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Publication numberUS7440996 B2
Publication typeGrant
Application numberUS 10/309,415
Publication dateOct 21, 2008
Filing dateDec 3, 2002
Priority dateDec 10, 2001
Fee statusPaid
Also published asEP1321853A2, EP1321853A3, US20030158915
Publication number10309415, 309415, US 7440996 B2, US 7440996B2, US-B2-7440996, US7440996 B2, US7440996B2
InventorsAlexander Gebhart
Original AssigneeSap Ag
Export CitationBiBTeX, EndNote, RefMan
External Links: USPTO, USPTO Assignment, Espacenet
Dynamic component transfer
US 7440996 B2
Abstract
Methods and apparatus, including computer program products. In one embodiment, a client server method includes storing components in a first server, storing a list of the components in a second server, requesting, by an application residing in a client, a component matching particular functioned requirements from the list, negotiating between the first server and the client, and executing the component in response to the negotiation.
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Claims(21)
1. A method for automatically using computer software components by an application on a client computer that is connected to a computer network, the method comprising:
deploying components on a first server;
registering the components in a second server;
sending a functionality specification from the client computer through the application to the second server, the functionality specification indicating functionality requested from the components registered in the second server;
searching in the second server for register entries that match the functionality specification and preparing a list of components that match the functionality specification;
returning the list of matching components to the application; and
executing one of the matching components under control of the application.
2. The method of claim 1 wherein the registering is performed with the second server being a Universal Description, Discovery and Integration (UDDI) server.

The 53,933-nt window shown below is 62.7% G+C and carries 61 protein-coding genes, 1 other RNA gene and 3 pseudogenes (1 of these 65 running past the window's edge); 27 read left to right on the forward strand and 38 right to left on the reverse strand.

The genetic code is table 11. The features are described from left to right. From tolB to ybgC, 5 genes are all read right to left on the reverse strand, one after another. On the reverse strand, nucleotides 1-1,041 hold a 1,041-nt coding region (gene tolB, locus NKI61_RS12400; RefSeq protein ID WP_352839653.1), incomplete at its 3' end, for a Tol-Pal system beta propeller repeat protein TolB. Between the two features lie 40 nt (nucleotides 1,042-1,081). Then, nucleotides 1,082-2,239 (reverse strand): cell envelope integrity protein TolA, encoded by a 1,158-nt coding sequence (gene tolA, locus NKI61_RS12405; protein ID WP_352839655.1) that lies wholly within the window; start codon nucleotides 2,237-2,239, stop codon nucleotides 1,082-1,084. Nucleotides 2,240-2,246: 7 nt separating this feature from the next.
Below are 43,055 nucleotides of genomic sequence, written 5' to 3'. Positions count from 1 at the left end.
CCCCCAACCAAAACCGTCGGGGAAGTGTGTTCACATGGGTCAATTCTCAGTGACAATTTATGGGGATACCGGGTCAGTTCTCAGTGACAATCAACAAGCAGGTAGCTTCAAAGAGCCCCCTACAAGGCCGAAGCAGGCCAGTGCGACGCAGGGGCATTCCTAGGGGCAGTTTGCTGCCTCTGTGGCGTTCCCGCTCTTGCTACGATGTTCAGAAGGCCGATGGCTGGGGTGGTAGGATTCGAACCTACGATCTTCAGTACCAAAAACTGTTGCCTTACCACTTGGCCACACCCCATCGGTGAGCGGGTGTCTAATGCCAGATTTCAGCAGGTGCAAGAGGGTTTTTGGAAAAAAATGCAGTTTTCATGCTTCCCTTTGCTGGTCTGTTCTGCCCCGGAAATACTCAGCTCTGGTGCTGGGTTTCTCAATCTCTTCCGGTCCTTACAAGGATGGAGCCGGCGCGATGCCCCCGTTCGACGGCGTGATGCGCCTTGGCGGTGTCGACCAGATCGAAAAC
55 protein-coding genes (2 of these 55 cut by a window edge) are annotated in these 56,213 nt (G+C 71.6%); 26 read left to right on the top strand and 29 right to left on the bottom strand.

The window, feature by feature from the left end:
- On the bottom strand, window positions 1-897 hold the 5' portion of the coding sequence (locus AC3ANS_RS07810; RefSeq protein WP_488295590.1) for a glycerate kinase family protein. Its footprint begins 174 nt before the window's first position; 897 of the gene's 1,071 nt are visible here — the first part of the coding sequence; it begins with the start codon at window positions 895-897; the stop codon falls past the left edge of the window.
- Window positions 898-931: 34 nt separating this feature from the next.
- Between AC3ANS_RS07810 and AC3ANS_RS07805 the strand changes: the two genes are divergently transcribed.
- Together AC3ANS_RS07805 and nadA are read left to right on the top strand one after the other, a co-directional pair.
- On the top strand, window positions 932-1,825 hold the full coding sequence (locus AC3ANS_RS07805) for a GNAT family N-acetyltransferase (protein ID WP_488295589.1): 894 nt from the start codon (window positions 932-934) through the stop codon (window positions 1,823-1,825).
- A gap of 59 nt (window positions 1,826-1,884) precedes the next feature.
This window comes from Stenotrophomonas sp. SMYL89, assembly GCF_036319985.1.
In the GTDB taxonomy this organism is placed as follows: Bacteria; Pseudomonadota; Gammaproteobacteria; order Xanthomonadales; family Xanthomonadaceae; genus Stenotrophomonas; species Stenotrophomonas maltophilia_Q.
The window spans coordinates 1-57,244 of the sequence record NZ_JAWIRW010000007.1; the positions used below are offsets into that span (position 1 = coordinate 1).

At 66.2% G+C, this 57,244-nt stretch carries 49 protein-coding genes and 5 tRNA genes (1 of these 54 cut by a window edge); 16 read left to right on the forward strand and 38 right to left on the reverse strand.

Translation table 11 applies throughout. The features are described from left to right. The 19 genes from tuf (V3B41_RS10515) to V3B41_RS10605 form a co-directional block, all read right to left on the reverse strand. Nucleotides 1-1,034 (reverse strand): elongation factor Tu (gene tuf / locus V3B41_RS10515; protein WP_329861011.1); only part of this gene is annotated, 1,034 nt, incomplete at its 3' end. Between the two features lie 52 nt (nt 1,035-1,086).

3. The method of claim 2 wherein the registering is performed by describing the component in a web service description language (WSDL).
4. The method of claim 3 wherein the registering is performed by describing a location of the component and an invocation of the component.
5. The method of claim 1 wherein the searching further comprises using a UDDI description in WSDL in the second server.
6. The method of claim 1 wherein returning the list further comprises performing a negotiation between the client computer and the first server.
7. The method of claim 6 wherein performing the negotiation further comprises using resource information about the client computer and the first server.
8. The method of claim 7 wherein using the resource information further comprises reading a text structure.
9. The method of claim 8 wherein using the resource information further comprises reading the text structure as an XML structure.
10. The method of claim 9 wherein reading the XML structure further comprises reading indications from a group including removeability, size, language, language version, disk capacity, processor speed, operating system, and details of applications.
11. The method of claim 6 wherein performing the negotiation further comprises at least one resource agent negotiating on the client computer, first server, or both.
12. The method of claim 11 wherein the resource agent further comprises a server-side agent and a client-side agent.
13. The method of claim 11 wherein the resource agent controls component execution.
14. The method of claim 1 wherein the executing further comprises accessing the matching component by a simple object access protocol (SOAP).
15. The method of claim 1 wherein the executing further comprises composing an application from a plurality of the registered components.
16. The method of claim 15 wherein composing the application comprises dynamically building the application using an application stub on the client computer.
17. A computer program product, tangibly stored on a computer-readable medium, comprising instructions operable to cause a programmable processor to carry out a method for automatically using computer software components by an application on a client computer, the method comprising:
deploying components on a first server;
registering the components in a second server;